Species diversity in rivers stagnates

Species diversity in rivers stagnates

Until 2010, biodiversity in European rivers was still recovering - since then, this development has stagnated. An international study shows that biodiversity is under pressure, especially downstream from urban areas and agricultural land.

Freshwater ecosystems are facing increasing pressures that threaten aquatic biodiversity.

Invertebrates such as flying insects play a key role in the freshwater ecosystem: they filter water, transport nutrients and break down organic material. These abilities have long made them an indicator of water quality. In a long-term study, an international team of researchers has investigated how species diversity has developed in European rivers. Led by the Senckenberg Research Institute and Natural History Museum in Frankfurt, the team analyzed rivers in 22 European countries over a period from 1968 to 2020 and tracked the development of 2,648 species of freshwater invertebrates.

Regeneration of rivers stagnates since 2010

The researchers conclude that river biodiversity did increase during the study period. However, there has been no progress since 2010. Rather, the positive trend has stagnated and many river systems have not been able to fully regenerate, the researchers report in the journal Nature.

According to the report, the increase in biodiversity in the 1990s and 2000s can be attributed to improvements in water quality and restoration projects. "In response to the poor condition of water bodies in the 1950s and 1960s, important countermeasures were taken to restore freshwater habitats, for example, with the 'U.S. Clean Water Act' of 1972 and the EU Water Framework Directive of 2000," explains senior author Ellen A.R. Welti, formerly a Senckenberg scientist and now a research ecologist in the United States at the Smithsonian's Conservation Ecology Center. "These actions led to a significant decrease in organic pollution and acidification starting around 1980."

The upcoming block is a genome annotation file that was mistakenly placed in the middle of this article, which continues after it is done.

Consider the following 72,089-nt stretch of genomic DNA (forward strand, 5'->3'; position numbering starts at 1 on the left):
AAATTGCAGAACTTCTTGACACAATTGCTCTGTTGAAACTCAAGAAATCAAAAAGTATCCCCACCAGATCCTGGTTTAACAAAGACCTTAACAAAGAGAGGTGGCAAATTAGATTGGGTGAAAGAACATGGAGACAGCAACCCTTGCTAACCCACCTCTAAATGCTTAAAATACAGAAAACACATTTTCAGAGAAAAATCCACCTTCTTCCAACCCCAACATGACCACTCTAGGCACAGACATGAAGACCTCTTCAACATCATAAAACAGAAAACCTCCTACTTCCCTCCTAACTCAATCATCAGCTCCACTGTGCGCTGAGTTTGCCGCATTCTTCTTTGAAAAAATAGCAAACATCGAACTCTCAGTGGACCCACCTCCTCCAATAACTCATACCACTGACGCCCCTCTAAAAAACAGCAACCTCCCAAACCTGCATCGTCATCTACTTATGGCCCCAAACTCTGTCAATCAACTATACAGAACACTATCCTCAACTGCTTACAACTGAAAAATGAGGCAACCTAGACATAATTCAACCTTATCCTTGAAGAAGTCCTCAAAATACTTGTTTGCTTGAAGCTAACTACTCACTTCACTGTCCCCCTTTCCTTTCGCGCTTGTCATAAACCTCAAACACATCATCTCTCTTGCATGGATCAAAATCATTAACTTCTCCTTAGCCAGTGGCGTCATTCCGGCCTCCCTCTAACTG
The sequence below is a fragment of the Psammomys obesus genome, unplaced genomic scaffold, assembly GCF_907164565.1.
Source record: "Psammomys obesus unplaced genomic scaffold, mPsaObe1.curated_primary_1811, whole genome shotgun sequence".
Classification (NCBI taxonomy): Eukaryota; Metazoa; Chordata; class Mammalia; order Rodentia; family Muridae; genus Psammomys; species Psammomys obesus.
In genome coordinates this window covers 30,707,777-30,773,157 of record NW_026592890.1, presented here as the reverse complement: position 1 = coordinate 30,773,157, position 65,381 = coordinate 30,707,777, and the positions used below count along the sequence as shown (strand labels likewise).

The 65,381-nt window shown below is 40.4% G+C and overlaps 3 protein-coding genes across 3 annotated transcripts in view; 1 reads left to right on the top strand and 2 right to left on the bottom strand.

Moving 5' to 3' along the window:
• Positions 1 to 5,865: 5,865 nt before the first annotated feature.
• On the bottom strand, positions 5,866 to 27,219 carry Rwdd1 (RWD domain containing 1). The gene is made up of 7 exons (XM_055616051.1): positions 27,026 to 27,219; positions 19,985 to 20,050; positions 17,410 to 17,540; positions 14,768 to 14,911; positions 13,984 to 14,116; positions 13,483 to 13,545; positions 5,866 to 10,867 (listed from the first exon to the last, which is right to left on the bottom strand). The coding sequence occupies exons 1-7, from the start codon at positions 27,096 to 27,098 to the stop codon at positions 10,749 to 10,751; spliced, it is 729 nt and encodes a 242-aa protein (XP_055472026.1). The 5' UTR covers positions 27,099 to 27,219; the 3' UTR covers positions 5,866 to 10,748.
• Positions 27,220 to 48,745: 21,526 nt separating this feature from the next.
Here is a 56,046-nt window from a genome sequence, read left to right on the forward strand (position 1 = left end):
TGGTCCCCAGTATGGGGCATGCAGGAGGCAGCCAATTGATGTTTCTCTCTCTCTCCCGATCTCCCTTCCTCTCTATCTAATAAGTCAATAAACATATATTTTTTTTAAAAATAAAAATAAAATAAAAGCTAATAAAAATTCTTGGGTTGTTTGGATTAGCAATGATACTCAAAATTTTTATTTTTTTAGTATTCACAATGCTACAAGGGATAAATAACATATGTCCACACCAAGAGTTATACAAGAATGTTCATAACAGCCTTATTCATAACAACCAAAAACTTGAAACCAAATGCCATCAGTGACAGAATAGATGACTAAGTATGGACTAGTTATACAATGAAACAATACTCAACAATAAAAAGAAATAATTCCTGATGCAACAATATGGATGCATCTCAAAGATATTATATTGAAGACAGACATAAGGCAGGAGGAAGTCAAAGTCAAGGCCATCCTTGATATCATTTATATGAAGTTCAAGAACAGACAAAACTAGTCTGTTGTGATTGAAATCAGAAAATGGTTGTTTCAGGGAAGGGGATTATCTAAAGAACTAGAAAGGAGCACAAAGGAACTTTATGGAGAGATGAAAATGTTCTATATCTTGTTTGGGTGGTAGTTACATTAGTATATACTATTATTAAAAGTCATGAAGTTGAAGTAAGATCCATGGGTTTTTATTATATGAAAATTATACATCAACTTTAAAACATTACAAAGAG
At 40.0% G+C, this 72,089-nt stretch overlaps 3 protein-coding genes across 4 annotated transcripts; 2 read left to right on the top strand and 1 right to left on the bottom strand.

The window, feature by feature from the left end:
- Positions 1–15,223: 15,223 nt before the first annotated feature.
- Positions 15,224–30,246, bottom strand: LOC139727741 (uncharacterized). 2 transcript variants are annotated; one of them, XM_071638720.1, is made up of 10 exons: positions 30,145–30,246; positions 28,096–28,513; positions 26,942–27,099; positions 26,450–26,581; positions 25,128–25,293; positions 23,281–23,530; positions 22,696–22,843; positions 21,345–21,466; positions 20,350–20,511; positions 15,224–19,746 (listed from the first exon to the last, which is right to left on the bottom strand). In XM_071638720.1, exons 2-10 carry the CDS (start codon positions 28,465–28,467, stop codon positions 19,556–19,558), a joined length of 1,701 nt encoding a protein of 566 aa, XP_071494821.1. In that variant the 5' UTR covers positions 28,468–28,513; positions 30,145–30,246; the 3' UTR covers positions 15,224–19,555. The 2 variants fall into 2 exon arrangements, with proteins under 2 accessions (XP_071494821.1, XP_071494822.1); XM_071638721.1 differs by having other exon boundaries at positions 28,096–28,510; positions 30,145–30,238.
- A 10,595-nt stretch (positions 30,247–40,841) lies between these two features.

Current measures are insufficient

According to the study, freshwater communities downstream of dams, urban areas and farmland recovered less rapidly. In addition, fauna at sites with faster warming increased less in terms of species diversity, abundance of individuals, and functional diversity. Non-native species were also found in 70% of all river sections studied. "It is also observed that the immigrated animals are better adapted to urban areas and more polluted places than the native fauna. This could lead to a loss of rare and sensitive native species," Welti said.

Significant investment needed to protect biodiversity

The researchers therefore warn that considerable investment is needed to restore biodiversity in rivers. For example, wastewater networks should be expanded and sewage treatment plants improved to prevent overflowing during heavy rainfall and thus the entry of pollutants into rivers. In addition, the research team advocates reducing the input of fertilizers and pesticides, especially from agriculture, and adapting river systems to future climatic and hydrological conditions.

"In the future, biodiversity monitoring should also be done in conjunction with environmental data collection. Only in this way can we effectively describe temporal changes within biodiversity, identify environmental factors and risk areas, and maximize the protection of biodiversity," says the study's lead author Peter Haase of the Senckenberg Research Institute and Natural History Museum Frankfurt.